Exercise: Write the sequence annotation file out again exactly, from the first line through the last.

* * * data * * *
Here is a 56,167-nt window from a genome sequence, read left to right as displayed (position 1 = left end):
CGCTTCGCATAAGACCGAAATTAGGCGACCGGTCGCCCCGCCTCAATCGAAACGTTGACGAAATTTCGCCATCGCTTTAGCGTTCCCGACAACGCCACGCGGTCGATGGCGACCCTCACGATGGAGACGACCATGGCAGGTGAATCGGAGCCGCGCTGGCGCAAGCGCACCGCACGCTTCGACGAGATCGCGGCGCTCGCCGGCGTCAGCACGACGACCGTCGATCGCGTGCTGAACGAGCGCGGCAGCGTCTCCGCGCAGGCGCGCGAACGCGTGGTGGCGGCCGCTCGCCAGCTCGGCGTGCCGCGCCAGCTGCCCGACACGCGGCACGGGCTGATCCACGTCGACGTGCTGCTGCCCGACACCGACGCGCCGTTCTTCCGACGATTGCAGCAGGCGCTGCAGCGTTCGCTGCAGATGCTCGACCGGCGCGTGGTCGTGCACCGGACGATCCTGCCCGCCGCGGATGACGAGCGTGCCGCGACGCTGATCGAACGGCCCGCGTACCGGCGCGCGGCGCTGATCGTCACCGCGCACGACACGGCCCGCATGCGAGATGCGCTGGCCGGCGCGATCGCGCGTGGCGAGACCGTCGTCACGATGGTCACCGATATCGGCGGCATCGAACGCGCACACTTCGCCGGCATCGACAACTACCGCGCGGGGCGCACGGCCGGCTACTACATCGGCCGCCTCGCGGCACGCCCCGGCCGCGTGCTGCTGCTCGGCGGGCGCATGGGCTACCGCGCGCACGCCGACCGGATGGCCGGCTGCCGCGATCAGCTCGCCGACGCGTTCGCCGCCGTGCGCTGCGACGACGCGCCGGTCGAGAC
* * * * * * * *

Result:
Here is a 56,167-nt window from a genome sequence, read left to right as displayed (position 1 = left end):
CGCTTCGCATAAGACCGAAATTAGGCGACCGGTCGCCCCGCCTCAATCGAAACGTTGACGAAATTTCGCCATCGCTTTAGCGTTCCCGACAACGCCACGCGGTCGATGGCGACCCTCACGATGGAGACGACCATGGCAGGTGAATCGGAGCCGCGCTGGCGCAAGCGCACCGCACGCTTCGACGAGATCGCGGCGCTCGCCGGCGTCAGCACGACGACCGTCGATCGCGTGCTGAACGAGCGCGGCAGCGTCTCCGCGCAGGCGCGCGAACGCGTGGTGGCGGCCGCTCGCCAGCTCGGCGTGCCGCGCCAGCTGCCCGACACGCGGCACGGGCTGATCCACGTCGACGTGCTGCTGCCCGACACCGACGCGCCGTTCTTCCGACGATTGCAGCAGGCGCTGCAGCGTTCGCTGCAGATGCTCGACCGGCGCGTGGTCGTGCACCGGACGATCCTGCCCGCCGCGGATGACGAGCGTGCCGCGACGCTGATCGAACGGCCCGCGTACCGGCGCGCGGCGCTGATCGTCACCGCGCACGACACGGCCCGCATGCGAGATGCGCTGGCCGGCGCGATCGCGCGTGGCGAGACCGTCGTCACGATGGTCACCGATATCGGCGGCATCGAACGCGCACACTTCGCCGGCATCGACAACTACCGCGCGGGGCGCACGGCCGGCTACTACATCGGCCGCCTCGCGGCACGCCCCGGCCGCGTGCTGCTGCTCGGCGGGCGCATGGGCTACCGCGCGCACGCCGACCGGATGGCCGGCTGCCGCGATCAGCTCGCCGACGCGTTCGCCGCCGTGCGCTGCGACGACGCGCCGGTCGAGAC